Moby-Dick; or, The Whale
by Herman Melville
For every loser who's ever complained that Moby-Dick
is boring or "too long," let me make it clear that I wish Melville had added another 625 pages to his much-beloved and maybe equally-derided classic. Deal with it. Whether you consider Moby-Dick
a grandiose adventure yarn, an epic tale of obsession and revenge, a political or spiritual allegory, or even what some have anointed as "the American bible," count me in among the legions of fans who can attest that's it all of that and more. So what makes the tale of the death ship the Pequod so fascinating? For me, it all begins and ends with Melville's prose. While it's hard to explain how he manages to pull this off in a whaling chronicle that must have passed for state of the art realism in the year of its publication, suffice it to say that it's easy to see why the King James Bible and Shakespeare are the usual frames of reference when talking about the elevated intensity of Melville's language. Truly remarkable stuff. On a related note, I should add that I probably marked more passages per square page to return to here than in almost any other book I've read in recent memory. Wonderful images and similes in abundance! And despite the way in which Ahab's monomaniacal quest for the white whale has taken on somewhat caricaturish proportions in popular culture, rest assured that Melville's language arts are put into the service of some truly powerful storytelling. While there are humorous moments aplenty to be sure, I think what I'll most remember from the two and a half weeks I spent sailing with the Pequod's crew is the rare pleasure of getting to see Melville as heavyweight prize fighter taking on death and mortality, civilization vs. nature, and the meaning of it all for 15 rounds of unflinching, toe to toe action. Maybe not the best book to recommend to some of your lightweight, meme-obsessed blogger friends but an enormously satisfying read nonetheless. (http://www.penguinclassics.com/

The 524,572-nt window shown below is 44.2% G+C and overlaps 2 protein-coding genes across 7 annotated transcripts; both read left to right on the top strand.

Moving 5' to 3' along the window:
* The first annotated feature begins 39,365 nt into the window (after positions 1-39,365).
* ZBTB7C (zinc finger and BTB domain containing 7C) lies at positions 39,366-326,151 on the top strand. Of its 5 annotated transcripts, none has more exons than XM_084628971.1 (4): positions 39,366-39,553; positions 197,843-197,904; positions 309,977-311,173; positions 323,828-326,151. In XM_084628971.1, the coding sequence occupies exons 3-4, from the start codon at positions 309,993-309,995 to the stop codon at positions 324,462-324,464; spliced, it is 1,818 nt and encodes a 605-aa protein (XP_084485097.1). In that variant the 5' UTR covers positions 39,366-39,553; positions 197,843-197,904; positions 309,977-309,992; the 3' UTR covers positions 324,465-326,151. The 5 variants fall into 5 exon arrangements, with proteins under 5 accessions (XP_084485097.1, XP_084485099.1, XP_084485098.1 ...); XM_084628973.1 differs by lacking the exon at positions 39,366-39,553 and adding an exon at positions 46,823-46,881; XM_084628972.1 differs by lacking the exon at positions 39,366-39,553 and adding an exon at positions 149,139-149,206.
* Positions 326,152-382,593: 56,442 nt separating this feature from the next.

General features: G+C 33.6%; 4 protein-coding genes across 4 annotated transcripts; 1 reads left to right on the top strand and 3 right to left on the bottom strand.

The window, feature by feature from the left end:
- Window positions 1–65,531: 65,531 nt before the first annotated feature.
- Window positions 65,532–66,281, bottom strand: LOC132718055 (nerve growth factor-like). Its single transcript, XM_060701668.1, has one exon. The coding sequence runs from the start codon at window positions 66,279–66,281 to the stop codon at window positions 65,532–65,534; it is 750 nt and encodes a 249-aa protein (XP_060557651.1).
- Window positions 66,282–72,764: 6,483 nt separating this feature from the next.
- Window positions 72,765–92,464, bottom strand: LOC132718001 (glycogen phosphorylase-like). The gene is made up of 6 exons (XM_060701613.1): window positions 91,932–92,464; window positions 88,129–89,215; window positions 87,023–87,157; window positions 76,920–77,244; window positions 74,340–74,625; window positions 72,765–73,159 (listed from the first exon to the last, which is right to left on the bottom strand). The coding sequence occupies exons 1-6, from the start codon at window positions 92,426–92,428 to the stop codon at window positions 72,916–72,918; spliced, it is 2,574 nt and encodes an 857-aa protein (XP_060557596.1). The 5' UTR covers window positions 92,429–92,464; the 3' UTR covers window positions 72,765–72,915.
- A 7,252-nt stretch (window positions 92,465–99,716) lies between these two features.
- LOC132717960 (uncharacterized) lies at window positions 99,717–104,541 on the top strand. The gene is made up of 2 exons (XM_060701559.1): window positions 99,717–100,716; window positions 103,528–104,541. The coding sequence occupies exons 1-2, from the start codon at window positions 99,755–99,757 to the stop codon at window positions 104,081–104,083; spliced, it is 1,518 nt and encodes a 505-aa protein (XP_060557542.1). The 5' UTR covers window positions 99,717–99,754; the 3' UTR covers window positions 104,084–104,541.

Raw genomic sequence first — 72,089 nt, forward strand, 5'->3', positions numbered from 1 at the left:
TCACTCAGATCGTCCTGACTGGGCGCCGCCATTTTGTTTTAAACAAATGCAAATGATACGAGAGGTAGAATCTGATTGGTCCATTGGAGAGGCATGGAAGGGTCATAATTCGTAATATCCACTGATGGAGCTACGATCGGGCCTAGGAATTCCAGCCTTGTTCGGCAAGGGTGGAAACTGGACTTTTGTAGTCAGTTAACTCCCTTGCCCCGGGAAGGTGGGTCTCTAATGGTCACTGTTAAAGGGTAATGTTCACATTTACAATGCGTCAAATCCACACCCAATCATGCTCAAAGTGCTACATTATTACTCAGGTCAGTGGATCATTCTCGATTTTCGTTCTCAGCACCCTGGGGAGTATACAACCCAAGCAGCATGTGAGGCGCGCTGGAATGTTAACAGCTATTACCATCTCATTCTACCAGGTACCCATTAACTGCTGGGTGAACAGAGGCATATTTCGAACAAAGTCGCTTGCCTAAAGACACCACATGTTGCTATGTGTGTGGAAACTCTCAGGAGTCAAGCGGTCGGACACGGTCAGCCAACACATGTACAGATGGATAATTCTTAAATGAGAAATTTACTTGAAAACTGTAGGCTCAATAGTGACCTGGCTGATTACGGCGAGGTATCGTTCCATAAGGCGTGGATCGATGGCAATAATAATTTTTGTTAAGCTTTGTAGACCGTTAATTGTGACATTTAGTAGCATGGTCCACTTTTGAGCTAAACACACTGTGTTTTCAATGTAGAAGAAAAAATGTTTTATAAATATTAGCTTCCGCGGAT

Herman Melville, 1861
Not having read any Melville since my undergrad days and possibly even since my high school days, this month's long-delayed Moby-Dick encounter has made me positively giddy at the thought of acquainting myself with his other writing, his critical reception, etc. Already have his Complete Shorter Fiction (Everyman's Library, 1997) and a recent biography, Andrew Delbanco's Melville: His World and Works (Alfred A. Knopf, 2005), out on loan from the library. In the meantime, here are three style samples from the beginning, the middle, and near the end of Moby-Dick to give you an idea of the kind of things that make me want to undertake a reread of it down the road.
Call me Ishmael. Some years ago--never mind how long precisely--having little or no money in my purse, and nothing particular to interest me on shore, I thought I would sail about a little and see the watery part of the world. It is a way I have of driving off the spleen, and regulating the circulation. Whenever I find myself growing grim about the mouth; whenever it is a damp, drizzly November in my soul; whenever I find myself involuntarily pausing before coffin warehouses, and bringing up the rear of every funeral I meet; and especially whenever my hypos get such an upper hand of me, that it requires a strong moral principle to prevent me from deliberately stepping into the street, and methodically knocking people's hats off--then, I account it high time to get to sea as soon as I can. This is my substitute for pistol and ball. With a philosophical flourish Cato throws himself upon his sword; I quietly take to the ship. There is nothing surprising in this. If they but knew it, almost all men in their degree, some time or another, cherish very nearly the same feelings toward the ocean with me.